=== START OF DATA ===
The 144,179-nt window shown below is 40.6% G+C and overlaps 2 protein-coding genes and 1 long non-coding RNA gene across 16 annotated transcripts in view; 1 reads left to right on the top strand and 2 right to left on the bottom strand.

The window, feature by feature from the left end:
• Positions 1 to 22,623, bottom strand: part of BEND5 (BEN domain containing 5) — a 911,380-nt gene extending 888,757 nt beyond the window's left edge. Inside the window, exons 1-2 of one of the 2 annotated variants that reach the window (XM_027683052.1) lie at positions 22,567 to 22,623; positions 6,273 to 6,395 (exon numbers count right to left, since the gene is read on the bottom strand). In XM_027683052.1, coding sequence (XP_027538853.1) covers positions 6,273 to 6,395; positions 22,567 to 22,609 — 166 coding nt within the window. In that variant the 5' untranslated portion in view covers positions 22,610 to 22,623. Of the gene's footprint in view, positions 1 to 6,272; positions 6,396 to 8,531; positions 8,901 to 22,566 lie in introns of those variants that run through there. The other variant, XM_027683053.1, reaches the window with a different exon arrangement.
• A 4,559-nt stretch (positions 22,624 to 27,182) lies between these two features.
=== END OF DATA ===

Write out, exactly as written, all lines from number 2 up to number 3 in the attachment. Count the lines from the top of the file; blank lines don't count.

The window, feature by feature from the left end:
• Positions 1 to 22,623, bottom strand: part of BEND5 (BEN domain containing 5) — a 911,380-nt gene extending 888,757 nt beyond the window's left edge. Inside the window, exons 1-2 of one of the 2 annotated variants that reach the window (XM_027683052.1) lie at positions 22,567 to 22,623; positions 6,273 to 6,395 (exon numbers count right to left, since the gene is read on the bottom strand). In XM_027683052.1, coding sequence (XP_027538853.1) covers positions 6,273 to 6,395; positions 22,567 to 22,609 — 166 coding nt within the window. In that variant the 5' untranslated portion in view covers positions 22,610 to 22,623. Of the gene's footprint in view, positions 1 to 6,272; positions 6,396 to 8,531; positions 8,901 to 22,566 lie in introns of those variants that run through there. The other variant, XM_027683053.1, reaches the window with a different exon arrangement.